On Nov. 20, 10 Democratic presidential candidates debated at the Tyler Perry Studios in Atlanta. Former Vice President Joe Biden tried to celebrate his birthday in style by solidifying his national lead, while the others hoped to gain ground only a few months before voting begins in February 2020. The event offered a tantalizing feeling of change. Georgia politicians such as Atlanta Mayor Keisha Lance Bottoms talked about its significance. State media, too, could hardly contain its eagerness, belied by the AJC’s online pop-up countdown, inviting readers to stay for coverage.
The hype was justified. The Democratic Party’s decision to hold the debate in Georgia is part of a growing list of evidence that the party plans to target the state in the future. The results of these plans could soon transform Georgia politics.
Democrats have reason to be optimistic about the state. Republicans have long had a stranglehold on state politics, winning the governor’s mansion since 2002 and winning every presidential election since 1996. But that may be changing. In 2012, Sen. Mitt Romney won Georgia by 7.8%, but President Donald Trump topped former Secretary of State Hillary Clinton by only 5.1% in 2016. Similarly, in the 2014 Gubernatorial Race, former Gov. Nathan Deal won reelection with ease, beating Democratic challenger Jason Carter by 8%. Governor Brian Kemp, however, only won the 2018 Gubernatorial Race by 1.4% and barely avoided a runoff.
Atlanta joins a list of other cities carefully selected by the party to host a debate, including Miami, Detroit, Houston, Los Angeles and Westerville, Ohio. Outside of Los Angeles, the cities are all in potential battleground states in next year’s election. And, although it is a safe state, California will play an important role in the coming election because of its large fundraising base. By including Atlanta, the Democratic Party reveals that, like the other host states, Georgia is vital to Democrats’ plans.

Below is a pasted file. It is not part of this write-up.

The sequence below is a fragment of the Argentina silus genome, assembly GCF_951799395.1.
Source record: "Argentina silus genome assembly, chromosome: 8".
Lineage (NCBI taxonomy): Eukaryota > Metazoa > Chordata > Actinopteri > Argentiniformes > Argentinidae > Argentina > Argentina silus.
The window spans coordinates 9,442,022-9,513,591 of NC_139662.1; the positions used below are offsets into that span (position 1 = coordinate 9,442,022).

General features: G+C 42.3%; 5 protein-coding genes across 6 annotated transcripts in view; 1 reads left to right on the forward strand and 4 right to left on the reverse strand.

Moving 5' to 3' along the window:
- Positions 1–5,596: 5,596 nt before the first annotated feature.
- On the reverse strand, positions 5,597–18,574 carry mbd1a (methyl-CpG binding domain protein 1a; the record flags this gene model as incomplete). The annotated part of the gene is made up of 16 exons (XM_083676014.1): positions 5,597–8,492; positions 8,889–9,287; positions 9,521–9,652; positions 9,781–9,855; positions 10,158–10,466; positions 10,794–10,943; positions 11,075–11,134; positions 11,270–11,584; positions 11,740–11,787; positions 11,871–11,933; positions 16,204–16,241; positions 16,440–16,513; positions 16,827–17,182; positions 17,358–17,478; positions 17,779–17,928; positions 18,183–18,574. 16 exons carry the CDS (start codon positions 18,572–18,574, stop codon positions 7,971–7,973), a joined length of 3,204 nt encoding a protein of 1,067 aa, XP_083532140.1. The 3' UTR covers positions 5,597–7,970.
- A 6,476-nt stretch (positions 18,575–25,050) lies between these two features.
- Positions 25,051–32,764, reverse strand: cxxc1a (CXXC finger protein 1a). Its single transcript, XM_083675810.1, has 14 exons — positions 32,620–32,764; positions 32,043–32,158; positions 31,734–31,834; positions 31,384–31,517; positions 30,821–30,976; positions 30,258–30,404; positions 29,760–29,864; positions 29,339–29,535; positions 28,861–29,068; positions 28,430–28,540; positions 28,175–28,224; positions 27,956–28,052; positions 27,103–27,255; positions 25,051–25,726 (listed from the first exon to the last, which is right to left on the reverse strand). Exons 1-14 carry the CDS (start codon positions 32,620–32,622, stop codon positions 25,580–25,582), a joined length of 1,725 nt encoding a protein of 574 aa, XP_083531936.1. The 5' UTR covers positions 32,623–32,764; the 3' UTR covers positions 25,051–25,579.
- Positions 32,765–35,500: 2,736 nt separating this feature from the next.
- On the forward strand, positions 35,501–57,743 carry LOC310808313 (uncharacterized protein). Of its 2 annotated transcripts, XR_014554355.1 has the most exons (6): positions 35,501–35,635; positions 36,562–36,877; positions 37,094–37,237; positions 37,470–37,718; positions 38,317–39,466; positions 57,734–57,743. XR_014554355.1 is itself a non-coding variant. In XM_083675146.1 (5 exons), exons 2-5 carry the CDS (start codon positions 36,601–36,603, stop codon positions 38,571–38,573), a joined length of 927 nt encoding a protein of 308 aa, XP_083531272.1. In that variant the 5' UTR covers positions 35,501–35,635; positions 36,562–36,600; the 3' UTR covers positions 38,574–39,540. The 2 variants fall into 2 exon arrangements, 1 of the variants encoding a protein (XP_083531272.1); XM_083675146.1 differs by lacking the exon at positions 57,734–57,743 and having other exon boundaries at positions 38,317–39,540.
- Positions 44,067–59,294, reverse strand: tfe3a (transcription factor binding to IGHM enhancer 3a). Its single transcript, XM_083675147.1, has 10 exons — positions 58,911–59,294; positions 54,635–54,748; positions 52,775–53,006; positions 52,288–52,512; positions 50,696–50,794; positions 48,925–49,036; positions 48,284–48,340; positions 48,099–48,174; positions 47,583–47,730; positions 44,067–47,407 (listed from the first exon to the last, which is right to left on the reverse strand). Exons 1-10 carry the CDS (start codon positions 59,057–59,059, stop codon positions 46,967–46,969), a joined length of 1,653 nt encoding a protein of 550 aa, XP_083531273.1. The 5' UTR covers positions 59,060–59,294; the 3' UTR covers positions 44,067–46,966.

The candidates also clearly value the state. Biden, for example, has made the most of his endorsement from Bottoms. She’s attended debates and traveled around the country to stump for him. And Biden isn’t alone in trying to court Georgia voters. According to Atlanta Magazine, many of the other Democratic candidates are holding events in the state this week, including South Bend, Indiana, Mayor Pete Buttigieg, Sen. Kamala Harris, Sen. Bernie Sanders, Sen. Elizabeth Warren, Andrew Yang and Tom Steyer. Prominent Democratic Party figures have also come to Georgia to rally voters, including Hillary Clinton, Chelsea Clinton and former President Barack Obama. The AJC reports that Sen. Cory Booker, Buttigieg and Yang are even helping former State House Minority Leader Stacey Abrams contact voters who may be purged.
The state’s battleground potential will continue drawing the attention of the National Republican and Democratic Parties. This is a major asset to Georgia. If the state becomes purple, it will have more influence on national politics as the parties grapple with each other to gain an advantage.
For now, however, just appreciate how special this event is. It was a good preview of what’s to come.